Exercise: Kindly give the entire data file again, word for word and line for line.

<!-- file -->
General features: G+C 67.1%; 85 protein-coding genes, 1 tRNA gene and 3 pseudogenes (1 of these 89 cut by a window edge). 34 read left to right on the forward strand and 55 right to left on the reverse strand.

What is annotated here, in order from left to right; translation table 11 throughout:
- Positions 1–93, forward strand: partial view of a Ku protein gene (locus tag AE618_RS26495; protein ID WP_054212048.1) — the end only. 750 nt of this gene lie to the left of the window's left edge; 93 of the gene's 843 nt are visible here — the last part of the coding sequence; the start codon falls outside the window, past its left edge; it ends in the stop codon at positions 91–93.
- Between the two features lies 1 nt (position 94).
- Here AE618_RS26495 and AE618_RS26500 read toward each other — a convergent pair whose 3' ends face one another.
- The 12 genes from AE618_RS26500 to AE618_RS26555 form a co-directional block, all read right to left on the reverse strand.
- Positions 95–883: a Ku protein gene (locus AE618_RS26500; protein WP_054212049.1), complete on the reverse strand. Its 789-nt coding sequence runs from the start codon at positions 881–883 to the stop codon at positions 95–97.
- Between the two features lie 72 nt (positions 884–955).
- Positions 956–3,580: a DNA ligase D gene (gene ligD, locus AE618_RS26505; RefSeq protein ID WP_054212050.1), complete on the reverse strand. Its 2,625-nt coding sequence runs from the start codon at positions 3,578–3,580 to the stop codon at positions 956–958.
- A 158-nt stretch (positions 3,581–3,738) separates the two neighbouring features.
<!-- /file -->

General features: G+C 67.1%; 85 protein-coding genes, 1 tRNA gene and 3 pseudogenes (1 of these 89 cut by a window edge). 34 read left to right on the forward strand and 55 right to left on the reverse strand.

What is annotated here, in order from left to right; translation table 11 throughout:
- Positions 1–93, forward strand: partial view of a Ku protein gene (locus tag AE618_RS26495; protein ID WP_054212048.1) — the end only. 750 nt of this gene lie to the left of the window's left edge; 93 of the gene's 843 nt are visible here — the last part of the coding sequence; the start codon falls outside the window, past its left edge; it ends in the stop codon at positions 91–93.
- Between the two features lies 1 nt (position 94).
- Here AE618_RS26495 and AE618_RS26500 read toward each other — a convergent pair whose 3' ends face one another.
- The 12 genes from AE618_RS26500 to AE618_RS26555 form a co-directional block, all read right to left on the reverse strand.
- Positions 95–883: a Ku protein gene (locus AE618_RS26500; protein WP_054212049.1), complete on the reverse strand. Its 789-nt coding sequence runs from the start codon at positions 881–883 to the stop codon at positions 95–97.
- Between the two features lie 72 nt (positions 884–955).
- Positions 956–3,580: a DNA ligase D gene (gene ligD, locus AE618_RS26505; RefSeq protein ID WP_054212050.1), complete on the reverse strand. Its 2,625-nt coding sequence runs from the start codon at positions 3,578–3,580 to the stop codon at positions 956–958.
- A 158-nt stretch (positions 3,581–3,738) separates the two neighbouring features.